$ 0.13       $ (10.80   $ (3.14
  

 

 

    

 

 

   

 

 

 

Diluted

   $ 0.12       $ (10.80   $ (3.14
  

 

 

    

 

 

   

 

 

 

Weighted-average shares used in computing net income per share available (loss attributable) to common stockholders(3):

    

Basic

     7,397         8,344        9,262   
  

 

 

    

 

 

   

 

 

 

Diluted

     10,403         8,344        9,262   
  

 

 

    

 

 

   

 

 

 

Pro forma net loss per share attributable to common stockholders (unaudited)(3):

       

Basic

      $ (2.32   $ (0.62
     

 

 

   

 

 

 

Diluted

      $ (2.32   $ (0.62
     

 

 

   

 

 

 

Weighted-average shares used in computing pro forma net loss attributable to common stockholders (unaudited)(3):

       

Basic

        38,456        43,723   
     

 

 

   

 

 

 

Diluted

        38,456        43,723   
     

 

 

   

 

 

 

Supplemental pro forma net loss attributable to common stockholders
(unaudited)
(4):

       

Basic

      $        $     
     

 

 

   

 

 

 

Diluted

      $        $     
     

 

 

   

 

 

 

Supplemental pro forma weighted-average common shares outstanding used in computing supplemental pro forma net loss attributable to common stockholders (unaudited)(4):

       

Basic

       
     

 

 

   

 

 

 

Diluted

       
     

 

 

   

 

 

 

Other Financial Data:

       

Adjusted EBITDA (loss)(5)

   $ 20,227       $ 15,110      $ (4,164
  

 

 

    

 

 

   

 

 

 

 

(1)   Results above include stock-based compensation expense as follows:

 

     Year Ended
December 31,
 
     2011      2012      2013  
     (In thousands)  

Cost of revenue

   $ 49       $ 87       $ 162   

Sales and marketing

     696         1,316         2,228   

Research and development

     551         776         1,356   

General and administrative

     168         361         536   
  

 

 

    

 

 

    

 

 

 

Total stock-based compensation expense

   $ 1,464       $ 2,540       $ 4,282   
  

 

 

    

 

 

    

 

 

 

 

(2)   The redemption price of our Series D redeemable convertible preferred stock accretes at the rate of 6.0% per annum, compounding annually. In the event of a qualified initial public offering, the redeemable convertible preferred stock will automatically convert into common stock. See Note 8 to our consolidated financial statements appearing elsewhere in this prospectus.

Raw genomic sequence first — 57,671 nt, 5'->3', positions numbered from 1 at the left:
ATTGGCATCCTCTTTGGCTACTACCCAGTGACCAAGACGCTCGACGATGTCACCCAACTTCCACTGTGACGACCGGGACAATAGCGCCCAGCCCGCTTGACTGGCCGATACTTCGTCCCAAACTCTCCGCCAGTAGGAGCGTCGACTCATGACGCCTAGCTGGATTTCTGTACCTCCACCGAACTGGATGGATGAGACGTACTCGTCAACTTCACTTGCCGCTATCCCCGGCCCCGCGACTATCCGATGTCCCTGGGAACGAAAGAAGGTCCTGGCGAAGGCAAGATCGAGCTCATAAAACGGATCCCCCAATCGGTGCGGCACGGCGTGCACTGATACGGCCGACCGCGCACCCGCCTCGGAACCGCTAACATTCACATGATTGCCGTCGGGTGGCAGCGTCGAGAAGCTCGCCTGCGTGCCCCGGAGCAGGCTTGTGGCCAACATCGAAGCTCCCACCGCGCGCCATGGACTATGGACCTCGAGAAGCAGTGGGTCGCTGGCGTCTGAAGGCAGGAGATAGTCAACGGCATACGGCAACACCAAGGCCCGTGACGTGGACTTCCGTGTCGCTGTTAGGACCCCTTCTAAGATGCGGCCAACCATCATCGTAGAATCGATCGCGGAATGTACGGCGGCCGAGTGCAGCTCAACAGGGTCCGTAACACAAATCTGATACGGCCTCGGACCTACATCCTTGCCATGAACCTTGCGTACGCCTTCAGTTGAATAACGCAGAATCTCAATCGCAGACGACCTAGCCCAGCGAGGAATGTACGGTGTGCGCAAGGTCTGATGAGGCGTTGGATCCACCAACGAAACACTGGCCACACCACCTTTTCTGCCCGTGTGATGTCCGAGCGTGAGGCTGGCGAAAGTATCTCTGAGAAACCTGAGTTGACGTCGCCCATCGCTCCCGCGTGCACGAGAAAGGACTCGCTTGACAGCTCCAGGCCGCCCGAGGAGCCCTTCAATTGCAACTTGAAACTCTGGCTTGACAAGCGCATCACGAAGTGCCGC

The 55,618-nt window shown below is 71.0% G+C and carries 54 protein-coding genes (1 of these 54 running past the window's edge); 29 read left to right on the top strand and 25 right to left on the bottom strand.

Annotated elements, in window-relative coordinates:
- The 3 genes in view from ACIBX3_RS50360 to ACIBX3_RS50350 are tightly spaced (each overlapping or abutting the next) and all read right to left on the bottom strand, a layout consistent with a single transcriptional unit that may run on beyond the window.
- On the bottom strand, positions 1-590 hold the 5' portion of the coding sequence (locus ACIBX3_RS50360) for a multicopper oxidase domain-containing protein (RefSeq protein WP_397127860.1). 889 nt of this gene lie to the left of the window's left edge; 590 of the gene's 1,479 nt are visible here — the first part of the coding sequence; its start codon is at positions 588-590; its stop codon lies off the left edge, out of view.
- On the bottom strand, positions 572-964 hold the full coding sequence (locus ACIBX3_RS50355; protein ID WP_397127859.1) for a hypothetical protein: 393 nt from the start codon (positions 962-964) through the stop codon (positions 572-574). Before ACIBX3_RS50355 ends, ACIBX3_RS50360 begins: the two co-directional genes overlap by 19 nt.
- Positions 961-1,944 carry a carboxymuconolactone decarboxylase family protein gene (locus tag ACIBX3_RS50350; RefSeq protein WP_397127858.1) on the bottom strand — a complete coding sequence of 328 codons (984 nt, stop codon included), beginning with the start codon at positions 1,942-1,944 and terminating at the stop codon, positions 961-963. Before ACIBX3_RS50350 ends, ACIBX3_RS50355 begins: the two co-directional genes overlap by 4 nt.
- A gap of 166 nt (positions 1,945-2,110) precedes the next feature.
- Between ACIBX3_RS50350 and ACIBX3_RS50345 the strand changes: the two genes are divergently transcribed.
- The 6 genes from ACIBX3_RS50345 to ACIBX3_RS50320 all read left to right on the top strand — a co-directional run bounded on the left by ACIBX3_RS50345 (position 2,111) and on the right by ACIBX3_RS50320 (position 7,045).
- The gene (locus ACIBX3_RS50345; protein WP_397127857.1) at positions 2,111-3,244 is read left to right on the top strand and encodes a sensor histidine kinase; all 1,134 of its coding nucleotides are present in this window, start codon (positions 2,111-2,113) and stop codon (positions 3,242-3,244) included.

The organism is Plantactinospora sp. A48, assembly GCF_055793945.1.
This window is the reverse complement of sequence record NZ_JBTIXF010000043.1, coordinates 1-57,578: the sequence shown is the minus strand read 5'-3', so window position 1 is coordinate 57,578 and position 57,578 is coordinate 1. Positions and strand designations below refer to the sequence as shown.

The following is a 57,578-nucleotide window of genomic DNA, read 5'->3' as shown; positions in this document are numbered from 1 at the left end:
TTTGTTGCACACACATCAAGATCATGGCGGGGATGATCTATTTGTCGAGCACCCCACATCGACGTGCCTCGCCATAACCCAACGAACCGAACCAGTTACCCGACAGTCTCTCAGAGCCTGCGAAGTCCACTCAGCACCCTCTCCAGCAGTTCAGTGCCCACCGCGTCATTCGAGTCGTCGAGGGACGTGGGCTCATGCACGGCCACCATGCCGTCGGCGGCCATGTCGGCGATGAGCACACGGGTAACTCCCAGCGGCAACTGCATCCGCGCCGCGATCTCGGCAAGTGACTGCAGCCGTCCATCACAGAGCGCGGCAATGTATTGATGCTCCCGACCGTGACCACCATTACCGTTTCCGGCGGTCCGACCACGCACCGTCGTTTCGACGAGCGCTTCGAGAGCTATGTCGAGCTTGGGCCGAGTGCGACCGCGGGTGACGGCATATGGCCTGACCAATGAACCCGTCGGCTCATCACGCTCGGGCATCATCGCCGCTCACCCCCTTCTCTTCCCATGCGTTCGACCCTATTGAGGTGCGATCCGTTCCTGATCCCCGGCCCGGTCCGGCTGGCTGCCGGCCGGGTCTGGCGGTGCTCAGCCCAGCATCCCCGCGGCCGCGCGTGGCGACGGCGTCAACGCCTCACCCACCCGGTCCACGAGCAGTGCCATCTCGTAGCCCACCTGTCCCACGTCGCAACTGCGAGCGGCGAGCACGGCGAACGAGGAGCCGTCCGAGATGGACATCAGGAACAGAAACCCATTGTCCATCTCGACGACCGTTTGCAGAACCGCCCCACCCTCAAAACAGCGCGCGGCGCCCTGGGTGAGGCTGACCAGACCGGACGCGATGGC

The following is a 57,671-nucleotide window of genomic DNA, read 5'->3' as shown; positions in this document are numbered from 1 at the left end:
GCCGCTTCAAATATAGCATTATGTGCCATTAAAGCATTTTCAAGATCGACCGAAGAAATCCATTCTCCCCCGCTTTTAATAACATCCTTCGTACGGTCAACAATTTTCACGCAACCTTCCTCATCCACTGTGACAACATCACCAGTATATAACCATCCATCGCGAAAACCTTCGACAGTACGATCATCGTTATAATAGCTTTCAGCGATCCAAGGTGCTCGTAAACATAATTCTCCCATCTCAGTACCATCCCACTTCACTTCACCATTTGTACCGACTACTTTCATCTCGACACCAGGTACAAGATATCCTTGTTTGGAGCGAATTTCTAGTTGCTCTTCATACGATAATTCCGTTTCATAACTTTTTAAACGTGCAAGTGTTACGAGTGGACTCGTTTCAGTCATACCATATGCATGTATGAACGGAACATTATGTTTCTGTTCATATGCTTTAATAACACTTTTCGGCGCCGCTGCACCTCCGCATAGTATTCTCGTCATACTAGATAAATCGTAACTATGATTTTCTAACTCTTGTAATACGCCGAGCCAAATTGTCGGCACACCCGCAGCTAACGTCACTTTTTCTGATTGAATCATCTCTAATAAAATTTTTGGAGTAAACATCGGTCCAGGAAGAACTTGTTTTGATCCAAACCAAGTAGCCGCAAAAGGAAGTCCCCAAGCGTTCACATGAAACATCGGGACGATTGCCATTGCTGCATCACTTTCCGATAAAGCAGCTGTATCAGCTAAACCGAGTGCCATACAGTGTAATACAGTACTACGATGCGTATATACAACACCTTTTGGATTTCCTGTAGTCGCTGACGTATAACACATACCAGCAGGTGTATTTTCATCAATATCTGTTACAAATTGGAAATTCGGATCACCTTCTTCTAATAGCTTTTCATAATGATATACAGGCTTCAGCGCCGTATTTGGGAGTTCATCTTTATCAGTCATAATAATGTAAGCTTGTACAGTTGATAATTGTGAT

(3)   See Notes 1 and 11 to our consolidated financial statements appearing elsewhere in this prospectus for an explanation of the calculations of basic and diluted net income per share available (loss attributable) to common stockholders.

 

 

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(4)   See Notes 1 and 11 to our consolidated financial statements appearing elsewhere in this prospectus for an explanation of the calculation of supplemental basic and diluted pro forma net loss per share attributable to common stockholders.
(5)   See “Adjusted EBITDA” below for more information and for a reconciliation of net income (loss) to Adjusted EBITDA (loss).

 

     As of
December 31, 2013
 
     Actual     Pro
Forma(1)
    Pro  Forma
as
Adjusted(2)(3)
 
    

(In thousands)

 

Consolidated Balance Sheet Data:

      

Cash and cash equivalents

   $ 20,793      $   20,793      $                

Working capital

     15,122        14,822     

Total assets

     93,794        93,794     

Total debt

     20,000        20,000     

Deferred revenue, net—current and long-term

     41,232        41,232     

Redeemable convertible preferred stock

     81,426            

Convertible preferred stock

     44,749            

Total stockholders’ equity (deficit)

     (134,880     (9,005  

 

(1)   Pro forma consolidated balance sheet data reflect (i) the automatic conversion of all outstanding shares of our convertible preferred stock and redeemable convertible preferred stock into 39,997,112 shares of our common stock upon completion of this offering, and (ii) the reduction in working capital and increase in accumulated deficit of $0.3 million to pay a contingent payment to a lender.